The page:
A 19-year-old Filipina has developed an energy-efficient air conditioning unit that does away with hydrofluorocarbons (HFC) as a cooling agent.
Maria Yzabell Angel Palma, a mechanical engineering student at the De La Salle University in Manila, has earned plaudits for inventing an AC unit that works on low power — and without a refrigerant.
The 19-year-old from Naga City was still at the Philippine Science High School’s Bicol campus in 2016 when she came up with her invention.
The first modern electrical air conditioning unit was invented by Willis Haviland Carrier in Buffalo in 1902.
Maria said her AirDisc technology discovery came as an “accident” during a school project.
She was actually working on an eco-friendly oven which used copper tubes as part of the design. During testing she noticed that these began to emit cold air. “So I thought why not just develop something from this?” she said.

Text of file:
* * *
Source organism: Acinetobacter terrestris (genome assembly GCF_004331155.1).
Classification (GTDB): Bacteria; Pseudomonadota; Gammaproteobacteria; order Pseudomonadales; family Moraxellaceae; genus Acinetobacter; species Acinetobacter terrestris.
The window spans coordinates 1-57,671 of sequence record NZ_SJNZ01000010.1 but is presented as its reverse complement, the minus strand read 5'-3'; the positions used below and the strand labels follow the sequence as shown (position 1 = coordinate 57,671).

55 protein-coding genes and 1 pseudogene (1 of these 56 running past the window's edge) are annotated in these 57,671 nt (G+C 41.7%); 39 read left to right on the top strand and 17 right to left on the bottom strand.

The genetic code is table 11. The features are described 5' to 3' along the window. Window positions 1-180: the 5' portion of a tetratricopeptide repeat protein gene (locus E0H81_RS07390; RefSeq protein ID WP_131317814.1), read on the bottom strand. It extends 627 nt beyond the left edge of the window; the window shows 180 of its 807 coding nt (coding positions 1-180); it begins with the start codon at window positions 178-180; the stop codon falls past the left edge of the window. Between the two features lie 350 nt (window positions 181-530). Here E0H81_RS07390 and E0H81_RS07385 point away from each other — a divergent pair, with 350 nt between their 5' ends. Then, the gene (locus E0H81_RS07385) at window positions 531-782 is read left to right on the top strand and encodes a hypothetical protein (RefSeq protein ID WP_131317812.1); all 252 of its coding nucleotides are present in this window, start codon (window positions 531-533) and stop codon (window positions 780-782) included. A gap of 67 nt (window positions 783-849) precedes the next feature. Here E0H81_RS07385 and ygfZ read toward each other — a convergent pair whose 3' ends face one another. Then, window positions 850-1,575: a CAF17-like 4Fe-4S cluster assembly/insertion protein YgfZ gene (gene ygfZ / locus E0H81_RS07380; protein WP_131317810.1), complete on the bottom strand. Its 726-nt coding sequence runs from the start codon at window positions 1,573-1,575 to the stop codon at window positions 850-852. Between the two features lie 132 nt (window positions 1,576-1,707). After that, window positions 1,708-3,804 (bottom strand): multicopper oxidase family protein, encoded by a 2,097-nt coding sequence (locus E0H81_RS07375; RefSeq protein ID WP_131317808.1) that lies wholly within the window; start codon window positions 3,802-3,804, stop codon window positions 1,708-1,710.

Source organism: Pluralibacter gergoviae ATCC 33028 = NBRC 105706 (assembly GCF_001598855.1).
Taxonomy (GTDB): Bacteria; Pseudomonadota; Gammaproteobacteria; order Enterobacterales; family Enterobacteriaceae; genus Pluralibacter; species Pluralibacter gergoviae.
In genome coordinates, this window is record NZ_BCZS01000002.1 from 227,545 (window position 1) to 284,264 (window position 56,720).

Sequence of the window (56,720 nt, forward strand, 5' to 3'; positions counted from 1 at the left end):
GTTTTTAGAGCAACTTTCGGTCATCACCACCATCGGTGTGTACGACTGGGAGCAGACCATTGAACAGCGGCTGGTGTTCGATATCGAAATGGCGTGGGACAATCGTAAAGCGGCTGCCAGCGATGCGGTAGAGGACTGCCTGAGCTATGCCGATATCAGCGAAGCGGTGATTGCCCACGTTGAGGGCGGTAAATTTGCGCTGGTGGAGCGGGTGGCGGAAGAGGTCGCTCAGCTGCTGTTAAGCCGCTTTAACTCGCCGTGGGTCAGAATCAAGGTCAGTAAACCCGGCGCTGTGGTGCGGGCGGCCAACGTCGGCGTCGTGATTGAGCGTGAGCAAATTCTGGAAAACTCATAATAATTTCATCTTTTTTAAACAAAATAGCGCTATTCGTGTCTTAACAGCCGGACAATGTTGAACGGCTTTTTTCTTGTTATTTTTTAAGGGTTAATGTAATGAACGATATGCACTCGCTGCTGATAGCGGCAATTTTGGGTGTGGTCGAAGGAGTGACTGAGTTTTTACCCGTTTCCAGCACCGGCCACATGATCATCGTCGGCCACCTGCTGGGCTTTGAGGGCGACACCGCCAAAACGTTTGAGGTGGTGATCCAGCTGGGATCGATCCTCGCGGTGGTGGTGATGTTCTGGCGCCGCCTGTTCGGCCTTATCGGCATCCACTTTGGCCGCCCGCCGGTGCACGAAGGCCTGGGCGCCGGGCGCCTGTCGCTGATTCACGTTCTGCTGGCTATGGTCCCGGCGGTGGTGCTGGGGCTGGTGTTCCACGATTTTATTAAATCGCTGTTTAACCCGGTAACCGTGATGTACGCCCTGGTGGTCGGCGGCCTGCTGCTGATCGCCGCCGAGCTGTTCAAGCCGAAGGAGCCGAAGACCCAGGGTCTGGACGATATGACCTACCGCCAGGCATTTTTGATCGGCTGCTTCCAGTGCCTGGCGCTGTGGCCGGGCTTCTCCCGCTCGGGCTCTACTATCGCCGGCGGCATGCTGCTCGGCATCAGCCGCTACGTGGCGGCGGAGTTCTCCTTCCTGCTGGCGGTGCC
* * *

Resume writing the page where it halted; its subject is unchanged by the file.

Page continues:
The heart of the green AC is the centrifugal compressor. This uses rotating concentric air tanks with air inlets that continuously take in enough air molecules for compression.
The generated heat from the air compression is separated and expelled externally while the resultant compressed air molecules with less heat are allowed to expand, thus cooling the room.
AirDisc uses about 350 watts of power to have the same effect as a traditional AC unit using about 1,200.
However, Maria hopes to finesse the design to use only 150 watts for a 0.5 horsepower unit.
“The prototype I researched on used 350 watts but the commercial prototype that will be available in the market will only be 150 watts,” she told the Philippine Star.
Maria’s invention comes as a boost to the United Nation’s Kigali mandate to phase out HFCs as chemical refrigerants.
Scientists believe a kilo of atmospheric HFC is equal to roughly 20,000 kilos of CO2 greenhouse gas.
Maria said she and her father Bernardo, a mechanical engineer, had already filed plans with the US Patent and Trademarks Office.
The father and daughter are now seeking business partners to begin manufacturing.